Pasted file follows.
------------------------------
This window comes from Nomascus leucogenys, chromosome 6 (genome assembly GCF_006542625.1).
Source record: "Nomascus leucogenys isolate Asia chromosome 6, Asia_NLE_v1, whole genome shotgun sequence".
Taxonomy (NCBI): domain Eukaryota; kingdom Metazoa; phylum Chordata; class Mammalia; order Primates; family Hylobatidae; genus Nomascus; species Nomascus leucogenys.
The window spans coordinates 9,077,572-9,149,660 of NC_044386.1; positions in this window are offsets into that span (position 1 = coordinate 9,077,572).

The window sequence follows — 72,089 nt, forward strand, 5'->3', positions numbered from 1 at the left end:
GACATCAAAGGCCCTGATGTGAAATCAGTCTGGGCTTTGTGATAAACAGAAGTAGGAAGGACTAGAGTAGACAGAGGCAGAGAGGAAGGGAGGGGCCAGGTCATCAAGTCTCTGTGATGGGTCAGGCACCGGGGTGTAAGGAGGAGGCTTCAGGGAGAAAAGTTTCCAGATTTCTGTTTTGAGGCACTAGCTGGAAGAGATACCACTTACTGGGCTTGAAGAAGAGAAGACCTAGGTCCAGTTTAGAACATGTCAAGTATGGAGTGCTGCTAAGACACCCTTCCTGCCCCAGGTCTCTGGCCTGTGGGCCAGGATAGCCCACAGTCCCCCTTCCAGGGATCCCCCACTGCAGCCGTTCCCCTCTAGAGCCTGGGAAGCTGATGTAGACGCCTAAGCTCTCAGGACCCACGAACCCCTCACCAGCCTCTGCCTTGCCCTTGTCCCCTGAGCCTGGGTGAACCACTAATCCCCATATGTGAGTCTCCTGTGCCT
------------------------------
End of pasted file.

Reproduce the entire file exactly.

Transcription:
This window comes from Nomascus leucogenys, chromosome 6 (genome assembly GCF_006542625.1).
Source record: "Nomascus leucogenys isolate Asia chromosome 6, Asia_NLE_v1, whole genome shotgun sequence".
Taxonomy (NCBI): domain Eukaryota; kingdom Metazoa; phylum Chordata; class Mammalia; order Primates; family Hylobatidae; genus Nomascus; species Nomascus leucogenys.
The window spans coordinates 9,077,572-9,149,660 of NC_044386.1; positions in this window are offsets into that span (position 1 = coordinate 9,077,572).

The window sequence follows — 72,089 nt, forward strand, 5'->3', positions numbered from 1 at the left end:
GACATCAAAGGCCCTGATGTGAAATCAGTCTGGGCTTTGTGATAAACAGAAGTAGGAAGGACTAGAGTAGACAGAGGCAGAGAGGAAGGGAGGGGCCAGGTCATCAAGTCTCTGTGATGGGTCAGGCACCGGGGTGTAAGGAGGAGGCTTCAGGGAGAAAAGTTTCCAGATTTCTGTTTTGAGGCACTAGCTGGAAGAGATACCACTTACTGGGCTTGAAGAAGAGAAGACCTAGGTCCAGTTTAGAACATGTCAAGTATGGAGTGCTGCTAAGACACCCTTCCTGCCCCAGGTCTCTGGCCTGTGGGCCAGGATAGCCCACAGTCCCCCTTCCAGGGATCCCCCACTGCAGCCGTTCCCCTCTAGAGCCTGGGAAGCTGATGTAGACGCCTAAGCTCTCAGGACCCACGAACCCCTCACCAGCCTCTGCCTTGCCCTTGTCCCCTGAGCCTGGGTGAACCACTAATCCCCATATGTGAGTCTCCTGTGCCT